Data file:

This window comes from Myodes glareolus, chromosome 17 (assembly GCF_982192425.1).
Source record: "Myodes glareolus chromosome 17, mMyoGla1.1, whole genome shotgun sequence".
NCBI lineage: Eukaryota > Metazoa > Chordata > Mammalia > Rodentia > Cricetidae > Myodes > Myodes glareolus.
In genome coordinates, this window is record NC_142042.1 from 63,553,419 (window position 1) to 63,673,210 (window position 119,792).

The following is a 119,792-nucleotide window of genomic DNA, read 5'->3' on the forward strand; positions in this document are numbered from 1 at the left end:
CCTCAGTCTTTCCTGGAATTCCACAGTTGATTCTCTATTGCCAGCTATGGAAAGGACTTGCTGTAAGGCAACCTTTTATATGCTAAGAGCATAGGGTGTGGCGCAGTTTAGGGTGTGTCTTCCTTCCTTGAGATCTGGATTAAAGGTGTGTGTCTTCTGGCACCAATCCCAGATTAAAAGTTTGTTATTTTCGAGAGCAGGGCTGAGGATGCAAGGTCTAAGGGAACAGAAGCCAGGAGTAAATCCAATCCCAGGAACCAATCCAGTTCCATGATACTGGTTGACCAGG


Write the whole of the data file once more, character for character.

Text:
This window comes from Myodes glareolus, chromosome 17 (assembly GCF_982192425.1).
Source record: "Myodes glareolus chromosome 17, mMyoGla1.1, whole genome shotgun sequence".
NCBI lineage: Eukaryota > Metazoa > Chordata > Mammalia > Rodentia > Cricetidae > Myodes > Myodes glareolus.
In genome coordinates, this window is record NC_142042.1 from 63,553,419 (window position 1) to 63,673,210 (window position 119,792).

The following is a 119,792-nucleotide window of genomic DNA, read 5'->3' on the forward strand; positions in this document are numbered from 1 at the left end:
CCTCAGTCTTTCCTGGAATTCCACAGTTGATTCTCTATTGCCAGCTATGGAAAGGACTTGCTGTAAGGCAACCTTTTATATGCTAAGAGCATAGGGTGTGGCGCAGTTTAGGGTGTGTCTTCCTTCCTTGAGATCTGGATTAAAGGTGTGTGTCTTCTGGCACCAATCCCAGATTAAAAGTTTGTTATTTTCGAGAGCAGGGCTGAGGATGCAAGGTCTAAGGGAACAGAAGCCAGGAGTAAATCCAATCCCAGGAACCAATCCAGTTCCATGATACTGGTTGACCAGG